Deck the Halls Christmas song began as competitive Welsh New Year's Eve drinking song
The truth about Deck the Halls - two John Parrys, a drinking game and a maiden in the clover
You may associate Deck The Halls with the season to be jolly - but for Welsh revellers bringing in the New Year in the 1700s, it was more than a song. It was a competition.
The popular Christmas carol originally comes from a Welsh folk song called Nos Galan, which meant New Year's Eve in 18th century Welsh.
"The context of the Nos Galan song would be really merry evenings around the fire," Wyn James, lecturer in Modern Welsh Literature at Cardiff University and a member of the International Ballad Commission, told Daybreak South's Chris Walker.
"The neighbours would gather together. You wouldn't have central heating in those days, of course, so they gathered together around the fire and they'd entertain each other."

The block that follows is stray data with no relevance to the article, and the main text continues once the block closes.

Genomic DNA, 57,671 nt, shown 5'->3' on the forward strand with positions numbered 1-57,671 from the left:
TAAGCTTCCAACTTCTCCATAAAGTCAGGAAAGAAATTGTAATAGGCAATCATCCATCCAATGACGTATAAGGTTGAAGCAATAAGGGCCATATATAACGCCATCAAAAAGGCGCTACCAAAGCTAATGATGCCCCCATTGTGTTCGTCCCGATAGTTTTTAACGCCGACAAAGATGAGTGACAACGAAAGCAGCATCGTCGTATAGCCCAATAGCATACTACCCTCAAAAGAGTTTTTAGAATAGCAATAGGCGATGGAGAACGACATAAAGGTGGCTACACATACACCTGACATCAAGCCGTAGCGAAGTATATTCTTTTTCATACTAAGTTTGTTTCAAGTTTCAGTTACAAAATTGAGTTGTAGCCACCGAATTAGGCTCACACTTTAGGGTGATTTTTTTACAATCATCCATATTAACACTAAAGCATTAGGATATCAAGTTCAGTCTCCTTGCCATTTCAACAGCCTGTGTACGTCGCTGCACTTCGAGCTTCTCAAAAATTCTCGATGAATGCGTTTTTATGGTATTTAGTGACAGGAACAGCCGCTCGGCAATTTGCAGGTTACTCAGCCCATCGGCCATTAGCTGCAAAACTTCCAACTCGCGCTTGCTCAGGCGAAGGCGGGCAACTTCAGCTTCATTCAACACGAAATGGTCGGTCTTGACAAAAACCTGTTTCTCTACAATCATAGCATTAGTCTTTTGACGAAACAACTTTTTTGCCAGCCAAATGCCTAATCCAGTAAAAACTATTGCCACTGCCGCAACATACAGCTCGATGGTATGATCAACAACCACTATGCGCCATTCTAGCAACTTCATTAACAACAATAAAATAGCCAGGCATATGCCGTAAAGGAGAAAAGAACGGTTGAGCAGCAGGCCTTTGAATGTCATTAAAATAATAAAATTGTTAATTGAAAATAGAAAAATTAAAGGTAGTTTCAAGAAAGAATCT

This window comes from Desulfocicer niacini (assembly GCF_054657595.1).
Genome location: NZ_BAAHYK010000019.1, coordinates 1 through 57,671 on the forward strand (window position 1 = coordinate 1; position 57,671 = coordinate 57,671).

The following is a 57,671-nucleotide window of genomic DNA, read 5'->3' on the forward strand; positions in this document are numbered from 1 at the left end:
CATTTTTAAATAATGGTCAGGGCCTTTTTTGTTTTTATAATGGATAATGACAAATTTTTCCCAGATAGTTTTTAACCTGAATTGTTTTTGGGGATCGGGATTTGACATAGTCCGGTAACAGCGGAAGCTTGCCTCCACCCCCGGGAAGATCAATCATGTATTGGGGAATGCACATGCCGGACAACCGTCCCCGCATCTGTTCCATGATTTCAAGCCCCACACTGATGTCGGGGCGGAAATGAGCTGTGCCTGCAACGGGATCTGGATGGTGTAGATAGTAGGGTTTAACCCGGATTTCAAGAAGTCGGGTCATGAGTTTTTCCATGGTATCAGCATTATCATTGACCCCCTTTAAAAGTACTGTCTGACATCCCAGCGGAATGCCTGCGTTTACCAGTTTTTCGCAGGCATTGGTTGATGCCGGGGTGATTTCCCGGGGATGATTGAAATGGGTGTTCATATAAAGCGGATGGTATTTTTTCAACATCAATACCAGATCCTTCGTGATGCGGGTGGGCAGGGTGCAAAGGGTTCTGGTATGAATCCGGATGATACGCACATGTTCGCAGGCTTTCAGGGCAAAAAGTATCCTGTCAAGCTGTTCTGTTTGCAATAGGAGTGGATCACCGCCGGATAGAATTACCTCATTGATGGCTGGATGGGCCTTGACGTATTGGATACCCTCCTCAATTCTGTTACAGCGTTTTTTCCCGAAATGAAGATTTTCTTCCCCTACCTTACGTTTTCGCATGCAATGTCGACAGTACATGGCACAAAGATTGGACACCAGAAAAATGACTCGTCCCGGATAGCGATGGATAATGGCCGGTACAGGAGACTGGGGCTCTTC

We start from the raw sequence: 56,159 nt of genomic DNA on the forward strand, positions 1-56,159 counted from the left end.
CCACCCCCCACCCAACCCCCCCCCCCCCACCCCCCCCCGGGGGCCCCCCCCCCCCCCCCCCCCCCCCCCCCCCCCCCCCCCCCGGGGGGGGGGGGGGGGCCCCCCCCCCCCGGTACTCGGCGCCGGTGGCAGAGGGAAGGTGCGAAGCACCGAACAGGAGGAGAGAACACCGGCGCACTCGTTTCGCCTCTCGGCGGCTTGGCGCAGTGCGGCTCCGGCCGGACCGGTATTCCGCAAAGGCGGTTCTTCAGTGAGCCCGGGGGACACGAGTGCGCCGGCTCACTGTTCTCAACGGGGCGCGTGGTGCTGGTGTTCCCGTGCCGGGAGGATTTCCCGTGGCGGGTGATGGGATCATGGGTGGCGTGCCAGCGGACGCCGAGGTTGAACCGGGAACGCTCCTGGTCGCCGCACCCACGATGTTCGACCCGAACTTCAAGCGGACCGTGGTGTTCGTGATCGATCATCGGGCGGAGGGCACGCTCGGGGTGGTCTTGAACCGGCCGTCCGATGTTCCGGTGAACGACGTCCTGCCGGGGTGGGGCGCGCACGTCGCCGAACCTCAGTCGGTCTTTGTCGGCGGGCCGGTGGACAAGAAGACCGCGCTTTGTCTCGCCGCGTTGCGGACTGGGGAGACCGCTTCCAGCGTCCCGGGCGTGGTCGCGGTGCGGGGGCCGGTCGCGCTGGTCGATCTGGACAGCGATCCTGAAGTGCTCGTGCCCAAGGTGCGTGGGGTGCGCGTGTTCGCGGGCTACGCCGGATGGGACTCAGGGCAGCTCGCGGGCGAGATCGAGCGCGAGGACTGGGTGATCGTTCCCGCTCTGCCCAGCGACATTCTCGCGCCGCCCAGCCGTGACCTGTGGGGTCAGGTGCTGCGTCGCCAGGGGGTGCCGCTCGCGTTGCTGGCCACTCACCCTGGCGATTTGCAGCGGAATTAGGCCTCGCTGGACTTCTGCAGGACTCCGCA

James said traditionally, people would drink and make merry, while competing in turns to see who could sing the most four line verses to a particular tune.
The competitor would sing one line of the verse, then an instrument — or their friends — would repeat the melody.
"What happens when you don't have the instrumental element? You get people joining in...They sing ,'Fa-la-la-la-la-la-la-la-la.'"
From Nos Galan to Deck The Halls
But how did we get from a competitive Welsh drinking song to a cheery English Christmas carol?
That story begins with a harpist known as Blind John Parry, who dictated a transcription of the music to Nos Galan in 1740.
Around 100 years later, another harpist, coincidentally also named John Parry, published the lyrics, both Welsh and English, in an edited volume of Welsh airs.
While the English version, titled Deck The Halls, was all about Christmas, the Welsh lyrics were slightly different.
"[The Welsh lyrics] have nothing to do with Christmas at all," said James. "They actually refer to how lovely it is to be kissing a maiden in the clover."
Despite the difference, there are still hints of the original Welsh drinking song in the fourth verse of Deck The Halls, which calls on revellers to "Follow me in merry measure."
One final thought. How do say Merry Christmas and a Happy New Year in Welsh? Try: NadoligLlawen a BlwyddynNewyddDda.
To find out how to pronounce that - and listen to more Deck the Halls, click the audio labelled: Drinking song, Deck the Halls, gets Christmas treatment.